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We went to check on our cups a couple of times during the torrential downpour of that day.  After a few hours there was about an inch or so in the bottom of each cup.

 

The one  in the backyard next to the slide had all sorts of stuff in it, and the one next to the spout had been knocked over.  So we set it back up.

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Right before going to bed we checked on all the cups and they were about half full.  And that night is when the real downpour started.

 

The next morning we went to check on the cups in the front yard and they were full and overflowing.  The kids put their hands in them and reported it was a little cold.

 

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Then we went to the backyard.  First the cup by the spout was only half full.

 

Now, this is where the cup under the slide should be.  It’s not there.  Neither is the cushion that goes under the slide.  Our baby pool is also missing from this side of the yard.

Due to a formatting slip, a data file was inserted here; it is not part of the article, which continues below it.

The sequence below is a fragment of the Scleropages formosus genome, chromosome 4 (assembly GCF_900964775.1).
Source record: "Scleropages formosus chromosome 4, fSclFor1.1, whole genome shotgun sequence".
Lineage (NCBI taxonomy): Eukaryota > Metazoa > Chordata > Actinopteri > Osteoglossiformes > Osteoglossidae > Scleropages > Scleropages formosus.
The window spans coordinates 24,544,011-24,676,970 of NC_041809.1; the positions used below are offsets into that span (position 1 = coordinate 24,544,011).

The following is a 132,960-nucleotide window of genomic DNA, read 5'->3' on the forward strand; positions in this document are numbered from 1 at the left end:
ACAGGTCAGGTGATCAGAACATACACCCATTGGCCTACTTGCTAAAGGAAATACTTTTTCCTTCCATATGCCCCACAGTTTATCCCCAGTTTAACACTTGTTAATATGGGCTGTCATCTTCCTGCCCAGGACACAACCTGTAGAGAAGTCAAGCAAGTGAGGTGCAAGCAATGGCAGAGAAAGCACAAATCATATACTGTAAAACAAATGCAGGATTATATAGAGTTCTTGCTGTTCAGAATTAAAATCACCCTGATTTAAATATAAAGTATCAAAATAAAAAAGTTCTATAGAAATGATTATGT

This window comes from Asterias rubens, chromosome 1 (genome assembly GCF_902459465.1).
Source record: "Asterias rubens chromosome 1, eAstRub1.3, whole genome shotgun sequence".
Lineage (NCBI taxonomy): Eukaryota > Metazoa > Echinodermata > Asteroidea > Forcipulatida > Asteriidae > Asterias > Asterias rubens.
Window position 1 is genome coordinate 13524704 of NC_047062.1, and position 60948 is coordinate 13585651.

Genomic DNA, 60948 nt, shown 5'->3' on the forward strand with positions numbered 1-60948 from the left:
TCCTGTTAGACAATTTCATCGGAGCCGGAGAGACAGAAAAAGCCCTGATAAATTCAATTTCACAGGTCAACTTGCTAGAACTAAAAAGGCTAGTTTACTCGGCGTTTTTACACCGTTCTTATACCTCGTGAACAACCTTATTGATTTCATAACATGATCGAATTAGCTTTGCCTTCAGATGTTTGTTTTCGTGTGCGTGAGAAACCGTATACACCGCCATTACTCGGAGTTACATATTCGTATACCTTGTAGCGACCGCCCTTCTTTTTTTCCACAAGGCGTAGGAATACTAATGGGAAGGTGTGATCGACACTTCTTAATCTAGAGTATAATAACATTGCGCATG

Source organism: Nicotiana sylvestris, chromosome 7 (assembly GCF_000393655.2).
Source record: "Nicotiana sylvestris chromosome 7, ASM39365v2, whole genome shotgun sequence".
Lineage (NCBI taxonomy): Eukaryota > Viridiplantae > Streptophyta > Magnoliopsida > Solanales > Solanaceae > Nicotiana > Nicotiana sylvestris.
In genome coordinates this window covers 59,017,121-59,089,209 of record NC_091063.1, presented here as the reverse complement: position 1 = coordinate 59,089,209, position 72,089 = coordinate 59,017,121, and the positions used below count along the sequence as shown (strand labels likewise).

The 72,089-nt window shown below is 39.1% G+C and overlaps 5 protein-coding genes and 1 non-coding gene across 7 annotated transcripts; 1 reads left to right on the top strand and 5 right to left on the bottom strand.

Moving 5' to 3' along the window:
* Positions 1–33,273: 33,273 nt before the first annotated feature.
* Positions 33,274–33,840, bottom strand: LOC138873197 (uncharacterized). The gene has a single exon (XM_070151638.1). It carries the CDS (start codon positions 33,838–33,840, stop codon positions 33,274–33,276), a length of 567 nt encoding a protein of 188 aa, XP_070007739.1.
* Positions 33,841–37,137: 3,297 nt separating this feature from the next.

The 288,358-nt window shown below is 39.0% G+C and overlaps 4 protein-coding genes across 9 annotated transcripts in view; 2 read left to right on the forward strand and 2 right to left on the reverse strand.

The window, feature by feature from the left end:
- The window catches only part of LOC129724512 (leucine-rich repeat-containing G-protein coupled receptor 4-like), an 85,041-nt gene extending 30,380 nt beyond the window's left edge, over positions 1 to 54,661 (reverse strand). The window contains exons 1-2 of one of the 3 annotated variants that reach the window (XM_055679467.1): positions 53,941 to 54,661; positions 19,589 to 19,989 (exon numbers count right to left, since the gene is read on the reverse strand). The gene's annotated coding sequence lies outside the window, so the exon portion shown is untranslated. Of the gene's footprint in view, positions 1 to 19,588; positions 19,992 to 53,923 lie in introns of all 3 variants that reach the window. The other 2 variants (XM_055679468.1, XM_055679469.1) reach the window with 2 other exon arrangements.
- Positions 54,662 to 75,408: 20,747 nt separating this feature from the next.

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We see all sorts of interesting evidence.  This 5 gallon bucket was empty, but now is full.

 

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You can’t see it too clearly, but this is a ball of twine that had been unrolled and went across the entire backyard, and then across a large portion of the neighbor’s yard.

 

 

 

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This is the state of our fence.  It was broken in 3 different places.

 

Can you see the evidence gathering for what happened?

 

 

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We finally found the baby pool, over in the back corner of the yard.  Full to the brim.

 

So, what do you think happened?  If you want to know my guess, check out this post from last year, where the same thing happened in daylight so I could take pictures.

 

And for those who are wondering about the chicken mummy, come back on Wednesday to see it’s final state.

Science Sunday: rain and puddles

So, this is an automated post.  I’m trying this idea, of when I do more than one experiment in a week to write the post and put it up as a draft to post sometime when I haven’t done something…….   Here goes,
As we were driving home in the rain Superman asked me, “Mommy why are there puddles?”